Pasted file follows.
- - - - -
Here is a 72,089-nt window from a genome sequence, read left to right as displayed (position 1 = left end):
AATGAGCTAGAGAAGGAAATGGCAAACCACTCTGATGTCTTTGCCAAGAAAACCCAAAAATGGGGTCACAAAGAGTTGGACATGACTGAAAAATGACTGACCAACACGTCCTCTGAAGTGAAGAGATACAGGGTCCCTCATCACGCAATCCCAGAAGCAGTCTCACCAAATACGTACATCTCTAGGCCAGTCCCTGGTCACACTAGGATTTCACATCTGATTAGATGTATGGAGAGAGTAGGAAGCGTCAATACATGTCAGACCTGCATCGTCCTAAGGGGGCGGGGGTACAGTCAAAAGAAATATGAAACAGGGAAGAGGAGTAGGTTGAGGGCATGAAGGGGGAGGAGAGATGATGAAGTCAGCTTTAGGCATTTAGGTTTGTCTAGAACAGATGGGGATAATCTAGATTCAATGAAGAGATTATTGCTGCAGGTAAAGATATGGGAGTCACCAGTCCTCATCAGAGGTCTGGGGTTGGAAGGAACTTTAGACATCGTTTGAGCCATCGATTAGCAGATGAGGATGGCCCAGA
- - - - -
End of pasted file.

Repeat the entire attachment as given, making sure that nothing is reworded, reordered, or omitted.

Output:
Here is a 72,089-nt window from a genome sequence, read left to right as displayed (position 1 = left end):
AATGAGCTAGAGAAGGAAATGGCAAACCACTCTGATGTCTTTGCCAAGAAAACCCAAAAATGGGGTCACAAAGAGTTGGACATGACTGAAAAATGACTGACCAACACGTCCTCTGAAGTGAAGAGATACAGGGTCCCTCATCACGCAATCCCAGAAGCAGTCTCACCAAATACGTACATCTCTAGGCCAGTCCCTGGTCACACTAGGATTTCACATCTGATTAGATGTATGGAGAGAGTAGGAAGCGTCAATACATGTCAGACCTGCATCGTCCTAAGGGGGCGGGGGTACAGTCAAAAGAAATATGAAACAGGGAAGAGGAGTAGGTTGAGGGCATGAAGGGGGAGGAGAGATGATGAAGTCAGCTTTAGGCATTTAGGTTTGTCTAGAACAGATGGGGATAATCTAGATTCAATGAAGAGATTATTGCTGCAGGTAAAGATATGGGAGTCACCAGTCCTCATCAGAGGTCTGGGGTTGGAAGGAACTTTAGACATCGTTTGAGCCATCGATTAGCAGATGAGGATGGCCCAGA